aka Personal Independence Payment (the new DLA).
I previously wrote about my experience of the PIP application process and how I found filling the form in. Post can be found here. Then the second step was the face to face consultation. This post can be found here.
The third and final step of the PIP process is the result which is decided based on the evidence the Department of Work and Pensions (DWP) has collected from your form, the face to face assessment and the various healthcare professionals looking after and managing your conditions.
It was a nervous wait to find out the result. During my face to face assessment the nurse who I saw said she would be recommending that I should be awarded PIP but did say that because she thinks I should be awarded does not mean that I will be awarded anything. It was in the hands of the DWP now and I just had to wait for the letter which would say yes or no.
I didnt know how long it would take for a decision to be made on my application so there was a bit of an anxious wait and coming home from work each day to see if there was post and what post was it. After about 10 days I think it was I came home to find a brown envelope on the floor along with a whole lot of junk mail and take away menus which drive me crazy as end up with so many which I never use!
I really didnt want to open the envelope because there was a fair bit riding on it, incase it was bad news. I did know that if I was not successful I would be able to appeal the decision (I guess it is handy having a Mum who works for the DWP on the appeals tribunal as a judge- she was a little worried as I filled in all the forms myself without her input so she was worried I wouldn’t say exactly how my asthma effects me on a daily basis as I have adapted a fair few things so I can manage and get by ok!
I did finally pluck up the courage to open it. Which is silly to need to do- its not like I was opening exam results or anything.
PIP is awarded in 2 parts. There is the care component which is awarded based on your activities of daily living such as washing, dressing, eating, drinking, managing your medications, reading etc and the second part is mobility which is awarded based on how far you can walk and what aids you need to walk comfortably.
When I started this process out I was doubtful about even being awarded anything but as I have had my hours reduced at work and needing more and more help to do basic things like keeping my flat clean, changing my bed and using the cleaning products it would be very helpful to have PIP to help with extra costs I need to spend because of my health which I would not have to do if my health was ok- or even how it was 5 years ago.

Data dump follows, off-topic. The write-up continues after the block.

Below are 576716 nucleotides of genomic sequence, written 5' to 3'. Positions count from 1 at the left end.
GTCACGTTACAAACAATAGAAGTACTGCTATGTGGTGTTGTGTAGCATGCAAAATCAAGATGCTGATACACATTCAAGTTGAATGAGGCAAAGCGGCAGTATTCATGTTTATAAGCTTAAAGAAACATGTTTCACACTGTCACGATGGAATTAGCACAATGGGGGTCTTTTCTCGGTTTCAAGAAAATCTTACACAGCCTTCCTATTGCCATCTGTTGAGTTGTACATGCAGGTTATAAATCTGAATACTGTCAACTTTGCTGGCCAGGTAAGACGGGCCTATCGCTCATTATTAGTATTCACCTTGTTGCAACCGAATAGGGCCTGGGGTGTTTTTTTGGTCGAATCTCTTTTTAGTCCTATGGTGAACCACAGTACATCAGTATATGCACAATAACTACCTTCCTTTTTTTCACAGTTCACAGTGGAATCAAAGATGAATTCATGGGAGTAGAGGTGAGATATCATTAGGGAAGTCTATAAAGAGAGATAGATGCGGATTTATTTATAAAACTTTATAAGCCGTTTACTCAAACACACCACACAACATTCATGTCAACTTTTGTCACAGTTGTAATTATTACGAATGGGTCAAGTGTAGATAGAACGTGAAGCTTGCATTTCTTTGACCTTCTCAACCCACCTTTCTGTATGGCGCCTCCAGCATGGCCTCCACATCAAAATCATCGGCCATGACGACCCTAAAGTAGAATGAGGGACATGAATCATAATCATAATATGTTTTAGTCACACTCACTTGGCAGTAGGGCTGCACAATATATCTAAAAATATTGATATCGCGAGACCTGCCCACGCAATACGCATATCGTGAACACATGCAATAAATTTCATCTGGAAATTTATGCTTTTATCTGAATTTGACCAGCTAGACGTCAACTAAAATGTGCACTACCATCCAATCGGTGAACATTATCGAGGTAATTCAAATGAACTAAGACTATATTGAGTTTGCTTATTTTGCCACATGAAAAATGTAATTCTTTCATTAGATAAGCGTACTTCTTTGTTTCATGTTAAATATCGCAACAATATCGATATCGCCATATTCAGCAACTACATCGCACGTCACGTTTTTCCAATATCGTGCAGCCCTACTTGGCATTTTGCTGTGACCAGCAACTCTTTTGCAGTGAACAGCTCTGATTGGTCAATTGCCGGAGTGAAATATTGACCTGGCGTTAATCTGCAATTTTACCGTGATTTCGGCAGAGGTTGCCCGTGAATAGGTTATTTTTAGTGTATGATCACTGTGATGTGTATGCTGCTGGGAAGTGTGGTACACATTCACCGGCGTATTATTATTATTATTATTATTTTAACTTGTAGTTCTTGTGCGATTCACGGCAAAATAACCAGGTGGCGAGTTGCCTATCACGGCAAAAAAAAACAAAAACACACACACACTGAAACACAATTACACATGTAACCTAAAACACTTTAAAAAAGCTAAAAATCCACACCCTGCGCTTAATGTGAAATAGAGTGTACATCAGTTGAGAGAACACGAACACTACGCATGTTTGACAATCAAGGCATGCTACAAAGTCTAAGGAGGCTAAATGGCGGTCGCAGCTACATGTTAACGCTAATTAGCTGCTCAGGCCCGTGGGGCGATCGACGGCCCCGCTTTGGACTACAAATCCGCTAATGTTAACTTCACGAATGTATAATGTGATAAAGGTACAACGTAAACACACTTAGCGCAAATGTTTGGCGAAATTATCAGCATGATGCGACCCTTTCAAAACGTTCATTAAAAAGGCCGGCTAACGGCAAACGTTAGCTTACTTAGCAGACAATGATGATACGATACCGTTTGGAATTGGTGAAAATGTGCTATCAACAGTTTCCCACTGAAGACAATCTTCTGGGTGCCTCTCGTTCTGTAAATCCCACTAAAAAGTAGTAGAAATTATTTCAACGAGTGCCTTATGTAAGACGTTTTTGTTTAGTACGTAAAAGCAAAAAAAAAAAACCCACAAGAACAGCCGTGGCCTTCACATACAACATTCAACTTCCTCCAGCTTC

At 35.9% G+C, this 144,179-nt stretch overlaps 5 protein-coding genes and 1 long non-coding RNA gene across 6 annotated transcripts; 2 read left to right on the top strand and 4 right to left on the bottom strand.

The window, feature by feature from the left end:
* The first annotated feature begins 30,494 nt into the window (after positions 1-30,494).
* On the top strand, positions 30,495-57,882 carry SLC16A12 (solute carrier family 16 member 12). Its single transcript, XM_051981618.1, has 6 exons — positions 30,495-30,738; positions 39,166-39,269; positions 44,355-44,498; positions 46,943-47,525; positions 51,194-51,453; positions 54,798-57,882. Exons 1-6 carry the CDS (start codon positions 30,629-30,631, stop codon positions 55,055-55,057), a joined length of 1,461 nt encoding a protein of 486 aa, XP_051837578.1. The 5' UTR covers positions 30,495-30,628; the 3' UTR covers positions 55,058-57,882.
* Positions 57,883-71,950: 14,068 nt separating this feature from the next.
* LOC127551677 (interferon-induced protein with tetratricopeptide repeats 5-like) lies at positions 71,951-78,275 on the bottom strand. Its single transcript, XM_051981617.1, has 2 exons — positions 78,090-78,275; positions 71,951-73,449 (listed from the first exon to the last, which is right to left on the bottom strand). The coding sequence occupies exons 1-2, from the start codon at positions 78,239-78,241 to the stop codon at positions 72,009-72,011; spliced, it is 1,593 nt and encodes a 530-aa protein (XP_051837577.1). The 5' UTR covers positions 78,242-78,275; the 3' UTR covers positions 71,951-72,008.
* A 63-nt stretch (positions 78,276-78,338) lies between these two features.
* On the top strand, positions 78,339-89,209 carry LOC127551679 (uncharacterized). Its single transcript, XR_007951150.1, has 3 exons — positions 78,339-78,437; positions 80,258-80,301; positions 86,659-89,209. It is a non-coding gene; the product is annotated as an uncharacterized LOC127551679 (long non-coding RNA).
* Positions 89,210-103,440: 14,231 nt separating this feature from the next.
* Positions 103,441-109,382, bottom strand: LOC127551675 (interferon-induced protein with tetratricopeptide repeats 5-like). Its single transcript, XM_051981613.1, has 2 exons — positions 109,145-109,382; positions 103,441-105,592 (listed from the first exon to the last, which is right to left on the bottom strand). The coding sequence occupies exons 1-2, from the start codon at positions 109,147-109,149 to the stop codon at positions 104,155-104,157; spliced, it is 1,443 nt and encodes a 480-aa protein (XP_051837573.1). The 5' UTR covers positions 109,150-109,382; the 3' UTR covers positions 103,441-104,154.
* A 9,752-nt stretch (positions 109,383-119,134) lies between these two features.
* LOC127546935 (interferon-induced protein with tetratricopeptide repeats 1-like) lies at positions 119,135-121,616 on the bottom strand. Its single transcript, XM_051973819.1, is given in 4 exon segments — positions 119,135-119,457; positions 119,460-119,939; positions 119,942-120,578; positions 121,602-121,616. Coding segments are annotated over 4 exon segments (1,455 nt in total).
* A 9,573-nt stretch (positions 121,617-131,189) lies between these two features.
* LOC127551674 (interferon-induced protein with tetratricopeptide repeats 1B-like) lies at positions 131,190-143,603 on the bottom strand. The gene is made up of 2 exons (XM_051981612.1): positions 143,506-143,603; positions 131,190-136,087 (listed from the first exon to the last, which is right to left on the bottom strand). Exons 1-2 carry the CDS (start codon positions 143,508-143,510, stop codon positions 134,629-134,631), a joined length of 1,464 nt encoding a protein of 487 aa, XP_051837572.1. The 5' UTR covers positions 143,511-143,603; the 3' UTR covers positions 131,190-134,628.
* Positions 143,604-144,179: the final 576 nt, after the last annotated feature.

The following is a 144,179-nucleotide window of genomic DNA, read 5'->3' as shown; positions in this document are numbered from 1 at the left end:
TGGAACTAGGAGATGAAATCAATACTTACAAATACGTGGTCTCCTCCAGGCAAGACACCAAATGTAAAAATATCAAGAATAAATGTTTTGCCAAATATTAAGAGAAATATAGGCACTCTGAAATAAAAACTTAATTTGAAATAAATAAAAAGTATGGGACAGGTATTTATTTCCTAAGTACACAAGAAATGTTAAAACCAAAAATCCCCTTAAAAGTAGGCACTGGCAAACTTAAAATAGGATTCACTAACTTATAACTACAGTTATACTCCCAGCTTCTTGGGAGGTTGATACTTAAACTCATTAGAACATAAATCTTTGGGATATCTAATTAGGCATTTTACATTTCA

I was able to breathe a sigh of relief when I opened the envelope. I had been awarded both care and mobility components which is fantastic and I am really relived as it will make things a lot easier. I have been awarded it for the maximum time allowed now before you need reassessment which is 5 years. The old scheme of DLA you could be awarded it indefinitely and not need any reassessment but since the switch to PIP they are being more rigorous and stricter with the criteria for being awarded PIP but also the time limit on the award. I think this is because so many conditions are variable and with new treatments being developed for conditions which previously would have not been able to be improved. So I am hopeful my health will improve with new medications and I won’t need PIP long term!
The is the relief at being awarded PIP but at the same time I can’t believe my asthma has had such a detrimental effect on my health that I need to be applying and being awarded PIP. It frustrates me that a condition like asthma can be so devastating that it has led to this.
The whole process has actually not been to bad. The horror stories you read in the newspaper and on TV have been polar opposites to the experience I have had during the process of applying for PIP.
My main piece of advice to anyone applying or thinking of applying for PIP is being honest about what you can and can’t do as they will find out if you try to make your condition look worse than it is, and also the evidence you get from your medical team will not support what you have said. They did comment in the report that what I wrote matched what they saw in my assessment which matched the various letters the received from the different members of medical professionals who manage my care and condition.
Feel free to ask any questions if you need help or advice about PIP and what to do.
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